Taiwan’s women’s soccer players are facing a stern challenge in Asia Cup qualification, as they depart today and travel across the continent to play three vital games in Ramallah, Palestinian Territories.
It is history in the making, as this is the first time the Palestine women’s national team will play an international match in Palestine, which gained de facto recognition as a state in a vote by the UN General Assembly on Nov. 29 last year.
The games also serve as qualifiers for the 2015 FIFA women’s World Cup in Canada, with Taiwan in Group D along with the hosts, India and Myanmar.
Soccer officials confirmed that it is the squad’s first ever trip to the Palestinian Territories.
Some will see the national squad entering a “war zone,” as names such as Palestine, the West Bank and Ramallah mostly enter the Taiwanese consciousness and gain media attention when there is news of the ravages of war and fighting in the Middle East, or military action in the Arab-Israeli conflict.
Compared with the relative tranquility of staging a match in Taipei or Greater Kaohsiung, the squad would seem to be heading into a boiling cauldron of sectarian violence and factional strife.
Just this past week trouble flared up in the West Bank, setting up a political backdrop to the upcoming tournament.
On Thursday, Palestinian protesters and Israeli forces clashed in the West Bank as thousands of Palestinians marked the Jewish state’s creation in 1948 with rallies.
Soldiers fired rubber bullets at protesters gathered in front of the Ofer military prison near Ramallah, wounding 15 of them as thousands of Palestinians took to the streets in the West Bank and the Gaza Strip to demonstrate on Nakba Day.
It will be an arduous journey to Ramallah, as the team fly to Hong Kong today, then board a Royal Jordanian Airlines flight to Amman, with a fueling stopover in Bangkok. From the Jordanian capital they are taking a one-day bus ride to Ramallah, where all three visiting national teams are staying.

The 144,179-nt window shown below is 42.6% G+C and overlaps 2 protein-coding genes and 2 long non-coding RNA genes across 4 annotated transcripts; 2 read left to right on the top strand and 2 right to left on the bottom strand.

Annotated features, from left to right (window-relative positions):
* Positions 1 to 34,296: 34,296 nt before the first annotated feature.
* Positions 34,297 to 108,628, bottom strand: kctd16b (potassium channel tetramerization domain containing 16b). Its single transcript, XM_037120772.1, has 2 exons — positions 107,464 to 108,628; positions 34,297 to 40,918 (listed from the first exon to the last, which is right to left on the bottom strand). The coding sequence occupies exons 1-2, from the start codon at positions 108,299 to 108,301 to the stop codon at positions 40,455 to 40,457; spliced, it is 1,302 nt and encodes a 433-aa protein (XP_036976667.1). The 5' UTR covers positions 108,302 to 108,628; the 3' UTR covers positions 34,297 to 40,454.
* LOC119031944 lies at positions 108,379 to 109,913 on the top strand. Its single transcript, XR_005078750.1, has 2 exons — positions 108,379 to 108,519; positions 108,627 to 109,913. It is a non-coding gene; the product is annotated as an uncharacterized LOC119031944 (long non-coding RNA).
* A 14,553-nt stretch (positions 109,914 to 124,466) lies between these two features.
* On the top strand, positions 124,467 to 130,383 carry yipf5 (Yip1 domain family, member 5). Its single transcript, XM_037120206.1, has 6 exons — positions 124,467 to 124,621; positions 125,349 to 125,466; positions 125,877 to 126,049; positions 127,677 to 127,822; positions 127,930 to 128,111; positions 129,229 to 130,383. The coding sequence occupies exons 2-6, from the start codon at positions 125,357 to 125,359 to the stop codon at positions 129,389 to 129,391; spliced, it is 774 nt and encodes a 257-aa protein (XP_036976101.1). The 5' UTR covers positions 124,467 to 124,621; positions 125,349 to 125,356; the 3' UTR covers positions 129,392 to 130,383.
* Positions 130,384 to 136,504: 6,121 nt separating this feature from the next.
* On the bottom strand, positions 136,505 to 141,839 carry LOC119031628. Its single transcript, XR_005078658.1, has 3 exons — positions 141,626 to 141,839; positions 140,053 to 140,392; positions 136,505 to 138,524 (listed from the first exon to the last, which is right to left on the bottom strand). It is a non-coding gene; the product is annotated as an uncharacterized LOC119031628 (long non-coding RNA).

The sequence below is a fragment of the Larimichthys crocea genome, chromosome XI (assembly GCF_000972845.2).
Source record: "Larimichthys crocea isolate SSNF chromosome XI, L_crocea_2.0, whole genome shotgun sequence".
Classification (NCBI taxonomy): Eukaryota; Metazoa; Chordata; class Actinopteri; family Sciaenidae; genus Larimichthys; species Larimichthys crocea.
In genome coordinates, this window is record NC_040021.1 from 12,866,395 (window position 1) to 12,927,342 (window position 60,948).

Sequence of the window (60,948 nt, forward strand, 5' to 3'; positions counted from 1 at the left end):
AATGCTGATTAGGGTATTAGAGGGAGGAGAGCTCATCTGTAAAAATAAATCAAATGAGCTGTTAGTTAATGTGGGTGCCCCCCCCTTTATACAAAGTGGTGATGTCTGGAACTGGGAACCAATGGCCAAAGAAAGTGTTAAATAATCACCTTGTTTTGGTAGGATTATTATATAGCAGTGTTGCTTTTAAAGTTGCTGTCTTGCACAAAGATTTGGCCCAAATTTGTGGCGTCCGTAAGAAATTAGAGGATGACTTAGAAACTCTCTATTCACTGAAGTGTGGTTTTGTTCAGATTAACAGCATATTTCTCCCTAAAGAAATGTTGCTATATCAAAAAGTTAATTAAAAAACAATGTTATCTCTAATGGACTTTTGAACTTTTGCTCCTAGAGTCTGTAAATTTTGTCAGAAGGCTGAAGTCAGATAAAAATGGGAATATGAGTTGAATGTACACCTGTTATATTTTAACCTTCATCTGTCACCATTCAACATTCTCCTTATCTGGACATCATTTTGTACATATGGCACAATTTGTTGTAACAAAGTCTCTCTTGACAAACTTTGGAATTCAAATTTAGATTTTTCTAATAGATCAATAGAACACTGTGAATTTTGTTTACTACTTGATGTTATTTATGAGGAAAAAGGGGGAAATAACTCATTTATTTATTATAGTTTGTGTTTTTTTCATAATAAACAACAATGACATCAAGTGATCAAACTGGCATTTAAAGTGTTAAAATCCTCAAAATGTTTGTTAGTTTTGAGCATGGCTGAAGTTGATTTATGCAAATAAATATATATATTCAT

Adressing security concerns for the players’ stay in the West Bank, team secretary Beverly Huang told the Taipei Times that their safety has been guaranteed by the host nation, as well as by the Asian Football Confederation (AFC).
“We have been assured by the AFC that the host nation will provide all the necessary arrangements and we will be well-protected. They will provide security forces for all the teams at the hotel, on their travels through Palestine and at all the games,” Huang said.
Ministry of Foreign Affairs officials in Amman will receive the squad at the airport and travel with the team to Ramallah, while providing any assistance.
The bus from Amman to Ramallah is to be accompanied by a state security convoy, and also on the return trip, she added.
“Taiwan’s consulate in Tel Aviv, Israel, is also on notice to help out the team as needed, because that is our government’s official representative office closest to the West Bank. So if anything happens, they can also provide assistance,” Huang said.
When asked if the players are concerned about their personal safety going to such a restive region, Huang said: “Since the AFC and the host nation have guaranteed our safety and we will have security forces protecting us, the players are not too worried.”
“Their main concern is actually the long journey to reach the destination, with the physical and mental adjustments needed to cope with the flight changes, and then having to endure the long bus ride from Amman to Ramallah,” she said.